Press Avoids Naming Obama and Hillary in Covering Libya Slavery 'Debacle'

December 2nd, 2017 8:59 PM

Beginning in mid-November, the international press noticed that a grisly practice had returned to Libya: slave auctions taking place monthly in at least nine locations, in territory controlled by the United Nations-backed Libyan Government of National Accord.

No news coverage I have seen has reminded readers that the chain of events leading to this outrageous situation started with the toppling of the government of Muammar Gaddafi in 2011, which could not have occurred without the indispensable support of then-President Barack Obama and then-Secretary of State Hillary Clinton.

Obama, Clinton and the other NATO nations involved in carrying out the Libya mission clearly had no idea of what do once Gaddafi was ousted and, ultimately, assassinated.

It's reasonable to believe that the pair were more interested in treating Libya as a notch on their belts to establish their alleged foreign-policy credibility, Obama in advance of the 2012 reelection campaign and Clinton in advance of her all but certain plans to run in 2016.

In a late-2011 interview, Mrs. Clinton celebrated the appearance of success of the Libyan operation with a verbal victory dance, declaring, "We came, we saw, he died":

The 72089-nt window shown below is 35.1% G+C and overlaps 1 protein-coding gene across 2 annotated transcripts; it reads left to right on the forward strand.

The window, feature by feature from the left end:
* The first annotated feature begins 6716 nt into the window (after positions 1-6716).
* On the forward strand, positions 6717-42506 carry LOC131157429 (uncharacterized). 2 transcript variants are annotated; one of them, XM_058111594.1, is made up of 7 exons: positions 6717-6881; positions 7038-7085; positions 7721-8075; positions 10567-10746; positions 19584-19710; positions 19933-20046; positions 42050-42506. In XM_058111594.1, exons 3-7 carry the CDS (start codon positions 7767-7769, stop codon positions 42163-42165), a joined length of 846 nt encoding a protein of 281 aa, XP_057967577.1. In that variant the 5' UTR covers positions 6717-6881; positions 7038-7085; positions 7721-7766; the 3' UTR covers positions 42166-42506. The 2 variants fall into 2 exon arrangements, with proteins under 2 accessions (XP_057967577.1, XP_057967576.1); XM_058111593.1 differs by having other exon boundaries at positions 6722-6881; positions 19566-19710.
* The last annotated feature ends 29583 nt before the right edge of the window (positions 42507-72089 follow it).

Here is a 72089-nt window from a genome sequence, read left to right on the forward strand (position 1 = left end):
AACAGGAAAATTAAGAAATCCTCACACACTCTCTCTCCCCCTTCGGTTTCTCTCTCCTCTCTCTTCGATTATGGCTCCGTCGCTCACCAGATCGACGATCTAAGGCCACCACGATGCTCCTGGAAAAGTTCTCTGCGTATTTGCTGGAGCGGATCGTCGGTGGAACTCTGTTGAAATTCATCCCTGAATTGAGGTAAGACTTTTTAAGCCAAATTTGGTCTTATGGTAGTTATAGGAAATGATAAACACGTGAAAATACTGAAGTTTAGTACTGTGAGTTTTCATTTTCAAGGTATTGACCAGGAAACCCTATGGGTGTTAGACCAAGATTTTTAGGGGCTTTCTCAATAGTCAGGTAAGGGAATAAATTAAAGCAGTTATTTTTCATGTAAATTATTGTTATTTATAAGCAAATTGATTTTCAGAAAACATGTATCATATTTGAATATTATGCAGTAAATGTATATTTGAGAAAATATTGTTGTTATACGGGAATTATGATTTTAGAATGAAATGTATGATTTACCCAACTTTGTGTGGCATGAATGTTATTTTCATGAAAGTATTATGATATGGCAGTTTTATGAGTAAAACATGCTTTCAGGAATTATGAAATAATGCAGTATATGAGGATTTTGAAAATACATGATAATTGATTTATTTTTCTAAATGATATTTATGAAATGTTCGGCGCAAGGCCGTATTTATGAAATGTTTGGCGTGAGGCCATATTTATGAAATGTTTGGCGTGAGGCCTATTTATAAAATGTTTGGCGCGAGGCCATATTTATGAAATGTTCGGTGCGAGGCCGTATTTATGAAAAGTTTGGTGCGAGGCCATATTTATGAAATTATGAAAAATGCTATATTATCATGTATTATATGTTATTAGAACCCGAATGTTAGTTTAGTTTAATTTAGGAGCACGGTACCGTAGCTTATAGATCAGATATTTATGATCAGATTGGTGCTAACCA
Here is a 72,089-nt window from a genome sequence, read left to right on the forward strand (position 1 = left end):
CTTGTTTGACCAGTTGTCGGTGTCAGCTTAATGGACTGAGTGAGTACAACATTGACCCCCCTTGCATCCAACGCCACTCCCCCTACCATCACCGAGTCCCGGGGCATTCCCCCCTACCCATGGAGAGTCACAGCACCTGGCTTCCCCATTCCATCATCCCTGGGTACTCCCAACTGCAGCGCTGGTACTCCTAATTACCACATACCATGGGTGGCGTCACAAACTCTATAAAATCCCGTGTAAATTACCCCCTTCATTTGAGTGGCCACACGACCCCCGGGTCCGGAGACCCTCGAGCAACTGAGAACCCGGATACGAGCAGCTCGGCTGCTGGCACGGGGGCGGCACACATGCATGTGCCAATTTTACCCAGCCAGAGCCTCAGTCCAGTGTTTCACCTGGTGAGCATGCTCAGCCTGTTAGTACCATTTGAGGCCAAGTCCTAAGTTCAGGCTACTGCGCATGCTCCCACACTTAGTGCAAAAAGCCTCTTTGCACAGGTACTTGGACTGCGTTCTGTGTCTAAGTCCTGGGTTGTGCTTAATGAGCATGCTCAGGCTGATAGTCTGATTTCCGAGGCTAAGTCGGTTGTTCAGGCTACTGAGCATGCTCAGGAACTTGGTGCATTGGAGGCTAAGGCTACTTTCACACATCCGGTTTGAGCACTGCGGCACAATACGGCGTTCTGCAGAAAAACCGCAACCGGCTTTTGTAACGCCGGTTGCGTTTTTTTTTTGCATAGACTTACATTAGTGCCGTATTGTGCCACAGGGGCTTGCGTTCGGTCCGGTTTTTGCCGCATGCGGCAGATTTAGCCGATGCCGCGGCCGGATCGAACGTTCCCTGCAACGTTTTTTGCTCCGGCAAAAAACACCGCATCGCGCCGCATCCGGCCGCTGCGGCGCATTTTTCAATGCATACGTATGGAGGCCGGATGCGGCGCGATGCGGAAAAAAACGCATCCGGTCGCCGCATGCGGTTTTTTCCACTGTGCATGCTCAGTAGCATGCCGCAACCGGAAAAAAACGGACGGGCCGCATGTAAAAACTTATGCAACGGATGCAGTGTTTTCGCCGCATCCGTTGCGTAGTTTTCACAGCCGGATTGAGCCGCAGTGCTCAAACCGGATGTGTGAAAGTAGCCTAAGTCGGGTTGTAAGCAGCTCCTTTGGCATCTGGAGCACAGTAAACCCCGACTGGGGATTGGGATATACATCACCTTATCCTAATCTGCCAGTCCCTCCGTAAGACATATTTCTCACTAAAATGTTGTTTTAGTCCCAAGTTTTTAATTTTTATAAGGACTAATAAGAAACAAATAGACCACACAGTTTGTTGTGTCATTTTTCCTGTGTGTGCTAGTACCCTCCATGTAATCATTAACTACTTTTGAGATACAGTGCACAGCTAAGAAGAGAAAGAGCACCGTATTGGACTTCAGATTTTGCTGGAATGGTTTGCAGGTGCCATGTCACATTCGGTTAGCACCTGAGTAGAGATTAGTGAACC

The slave auctions were first covered by CNN on November 14: "People for sale; Where lives are auctioned for $400." Reporters observed and filmed what they could of a clandestine slave auction outside of Tripoli. The network has filed at least six other subsequent reports on the situation. None of them mention Barack Obama or Hillary Clinton.

At the Associated Press, five related reports have no reference to America's former president or former Secretary of State.

The wire service now carries articles from other sources. In one posted early Saturday, Philadelphia Tribune writer Michael Coard effectively blamed the U.S. for the current chaos, but not who was in charge at the time (bolds are mine throughout this post):